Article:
“The allegations that she contacted the victim by tagging her in a Facebook posting which the victim was notified of is thus sufficient for pleading purposes to establish a violation of the order of protection,” Capeci wrote in the decision The People v. Gonzalez, 15-6081M, upholding the charges.
A US woman is facing a one-year prison sentence for violating a protection order by tagging victims in a Facebook post and making derogatory comments about them.
Despite being divorced from her ex-husband Rafael Calderon and issued with a protection order preventing her from contacting her ex-husband or his family, Maria Gonzalez of New York decided to tag her former sister-in-law Maribel Calderon in a Facebook post and call her ‘stupid’, according to the New York Law Journal.
Gonzalez also tagged Calderon in another post saying: “You and your family are sad … You guys have to come stronger than that!! I’m way over you guys but I guess not in ya agenda.”
Protection orders, also known as restraining orders, are court-issued orders that require one person (the one being restrained) to stay away from the person requiring protection, and this means specifically that the restrained person is not to hurt, threaten or communicate with the protected person at all.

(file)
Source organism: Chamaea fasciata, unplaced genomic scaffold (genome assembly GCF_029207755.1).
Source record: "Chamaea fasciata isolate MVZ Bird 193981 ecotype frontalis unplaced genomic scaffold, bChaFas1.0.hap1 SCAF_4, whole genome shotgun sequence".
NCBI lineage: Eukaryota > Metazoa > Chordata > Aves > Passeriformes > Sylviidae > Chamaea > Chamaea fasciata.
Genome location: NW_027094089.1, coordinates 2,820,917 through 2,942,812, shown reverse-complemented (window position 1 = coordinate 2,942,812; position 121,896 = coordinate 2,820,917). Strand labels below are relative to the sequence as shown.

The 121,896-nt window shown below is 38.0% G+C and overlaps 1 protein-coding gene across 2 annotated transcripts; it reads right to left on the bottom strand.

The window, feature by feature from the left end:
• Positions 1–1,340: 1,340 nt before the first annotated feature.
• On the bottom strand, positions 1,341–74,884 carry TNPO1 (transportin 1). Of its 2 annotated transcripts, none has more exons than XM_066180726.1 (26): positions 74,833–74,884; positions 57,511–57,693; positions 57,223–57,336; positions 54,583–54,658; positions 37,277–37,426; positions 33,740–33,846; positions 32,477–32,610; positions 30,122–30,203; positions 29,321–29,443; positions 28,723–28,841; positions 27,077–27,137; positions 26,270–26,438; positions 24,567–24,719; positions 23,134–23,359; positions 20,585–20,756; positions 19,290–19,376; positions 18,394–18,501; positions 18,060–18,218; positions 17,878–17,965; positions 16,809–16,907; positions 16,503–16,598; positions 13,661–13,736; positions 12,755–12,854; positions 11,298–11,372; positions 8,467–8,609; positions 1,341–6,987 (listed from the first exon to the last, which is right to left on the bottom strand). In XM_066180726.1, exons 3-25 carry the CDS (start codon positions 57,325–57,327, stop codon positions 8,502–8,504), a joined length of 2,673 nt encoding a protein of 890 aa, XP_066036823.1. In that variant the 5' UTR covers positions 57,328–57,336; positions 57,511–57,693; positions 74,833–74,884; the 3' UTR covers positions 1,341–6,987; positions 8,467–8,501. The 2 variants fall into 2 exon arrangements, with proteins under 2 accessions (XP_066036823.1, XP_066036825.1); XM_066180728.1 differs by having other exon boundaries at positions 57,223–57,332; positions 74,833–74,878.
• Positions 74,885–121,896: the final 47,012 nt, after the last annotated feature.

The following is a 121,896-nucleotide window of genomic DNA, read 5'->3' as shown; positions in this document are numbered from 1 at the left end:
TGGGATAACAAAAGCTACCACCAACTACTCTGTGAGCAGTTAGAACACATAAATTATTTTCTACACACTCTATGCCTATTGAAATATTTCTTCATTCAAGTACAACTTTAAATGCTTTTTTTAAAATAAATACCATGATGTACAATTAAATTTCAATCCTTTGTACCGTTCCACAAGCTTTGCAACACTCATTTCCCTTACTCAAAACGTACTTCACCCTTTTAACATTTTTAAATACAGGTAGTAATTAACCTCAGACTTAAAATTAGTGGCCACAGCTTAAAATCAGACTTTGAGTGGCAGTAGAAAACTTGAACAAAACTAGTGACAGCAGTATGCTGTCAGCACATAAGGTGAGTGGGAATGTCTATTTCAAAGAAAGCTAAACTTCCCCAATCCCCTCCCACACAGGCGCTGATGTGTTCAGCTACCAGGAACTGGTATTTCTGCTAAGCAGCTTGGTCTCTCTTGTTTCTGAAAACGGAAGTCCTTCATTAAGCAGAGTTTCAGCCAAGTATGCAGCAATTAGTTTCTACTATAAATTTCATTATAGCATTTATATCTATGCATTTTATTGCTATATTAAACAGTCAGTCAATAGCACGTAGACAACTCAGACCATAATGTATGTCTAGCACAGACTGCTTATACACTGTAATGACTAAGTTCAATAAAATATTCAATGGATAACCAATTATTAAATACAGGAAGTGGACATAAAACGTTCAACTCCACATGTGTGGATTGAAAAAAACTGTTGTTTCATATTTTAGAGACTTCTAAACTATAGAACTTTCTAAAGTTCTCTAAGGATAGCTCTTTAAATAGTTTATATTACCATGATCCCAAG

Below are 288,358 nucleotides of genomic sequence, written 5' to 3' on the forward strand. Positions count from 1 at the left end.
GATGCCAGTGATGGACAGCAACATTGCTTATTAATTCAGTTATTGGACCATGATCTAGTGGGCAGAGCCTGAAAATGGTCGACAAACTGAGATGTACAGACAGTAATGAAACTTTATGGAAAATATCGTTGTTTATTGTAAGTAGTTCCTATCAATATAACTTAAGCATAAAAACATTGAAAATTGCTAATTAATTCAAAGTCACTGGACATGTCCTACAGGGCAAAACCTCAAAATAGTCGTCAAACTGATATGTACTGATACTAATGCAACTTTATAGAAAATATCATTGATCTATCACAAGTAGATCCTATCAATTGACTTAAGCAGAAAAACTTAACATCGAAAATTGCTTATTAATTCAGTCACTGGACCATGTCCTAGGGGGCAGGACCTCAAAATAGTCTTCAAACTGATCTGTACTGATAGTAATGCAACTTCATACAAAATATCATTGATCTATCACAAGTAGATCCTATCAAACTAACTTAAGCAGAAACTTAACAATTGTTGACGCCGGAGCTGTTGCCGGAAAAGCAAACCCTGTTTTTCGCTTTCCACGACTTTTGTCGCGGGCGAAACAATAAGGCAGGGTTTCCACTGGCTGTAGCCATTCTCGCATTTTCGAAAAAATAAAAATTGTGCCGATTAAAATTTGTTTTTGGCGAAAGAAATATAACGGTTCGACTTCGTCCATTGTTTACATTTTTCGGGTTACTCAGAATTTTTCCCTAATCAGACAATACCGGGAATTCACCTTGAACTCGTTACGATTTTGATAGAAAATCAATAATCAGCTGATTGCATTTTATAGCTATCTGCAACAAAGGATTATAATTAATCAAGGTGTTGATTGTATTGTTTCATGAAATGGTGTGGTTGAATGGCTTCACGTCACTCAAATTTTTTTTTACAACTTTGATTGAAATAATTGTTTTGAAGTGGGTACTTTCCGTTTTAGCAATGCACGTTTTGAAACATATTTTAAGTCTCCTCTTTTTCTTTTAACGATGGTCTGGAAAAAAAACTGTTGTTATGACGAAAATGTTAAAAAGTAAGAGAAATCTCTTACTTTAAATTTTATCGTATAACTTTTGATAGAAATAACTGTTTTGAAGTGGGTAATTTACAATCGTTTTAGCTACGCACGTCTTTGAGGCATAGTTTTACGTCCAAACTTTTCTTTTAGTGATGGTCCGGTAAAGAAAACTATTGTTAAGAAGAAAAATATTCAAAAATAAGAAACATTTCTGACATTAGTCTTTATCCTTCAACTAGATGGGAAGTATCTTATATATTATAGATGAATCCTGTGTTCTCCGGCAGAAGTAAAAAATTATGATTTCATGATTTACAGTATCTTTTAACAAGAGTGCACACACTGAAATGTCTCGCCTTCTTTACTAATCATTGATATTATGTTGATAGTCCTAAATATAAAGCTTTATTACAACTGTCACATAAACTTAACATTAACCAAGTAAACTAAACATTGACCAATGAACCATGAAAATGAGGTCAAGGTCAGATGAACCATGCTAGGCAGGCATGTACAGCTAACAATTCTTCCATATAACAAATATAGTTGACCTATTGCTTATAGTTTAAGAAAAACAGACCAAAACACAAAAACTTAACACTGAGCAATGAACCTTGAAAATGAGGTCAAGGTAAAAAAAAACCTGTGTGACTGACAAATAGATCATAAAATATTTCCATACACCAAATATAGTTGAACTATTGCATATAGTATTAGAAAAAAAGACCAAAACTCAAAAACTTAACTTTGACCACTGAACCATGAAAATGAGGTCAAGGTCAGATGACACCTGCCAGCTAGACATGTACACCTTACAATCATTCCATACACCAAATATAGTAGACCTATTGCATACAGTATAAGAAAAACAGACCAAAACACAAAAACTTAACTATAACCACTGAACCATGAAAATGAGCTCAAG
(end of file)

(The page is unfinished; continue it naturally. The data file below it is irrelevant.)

You might think it should be obvious that “no communication” would include SMS text messages, phone calls, emails, IM chat messages and any form of contact through social media networks, but
Gonzalez argued in court that the protection order “did not specifically prohibit [her] from Facebook communication” with her ex-husband’s family.
Unfortunately for Gonzalez, who was charged with second-degree criminal contempt, Acting Westchester County Supreme Court Justice Susan Capeci disagreed.
Capeci stated in her ruling that Facebook is considered to be a viable form of communication, citing a 2014 decision made by the New York Court of Appeals in the case of People v Horton. In that case, the judge presiding ruled that Facebook messages are equivalent to emails, after a defendant was found guilty of witness tampering by trying to “out” a confidential informant on Facebook and then sending her Facebook messages with threats intended to induce her not to testify against the defendant.
Gonzalez’ court-appointed lawyer Kim Frohlinger told the New York Post that she would not be appealing the ruling.
Although such a case hasn’t surfaced in the UK yet, it would be advisable for everyone to note that any form of digital messaging or communication over social media does in fact count as a form of communication, regardless of whether the message is sent privately or publicly.
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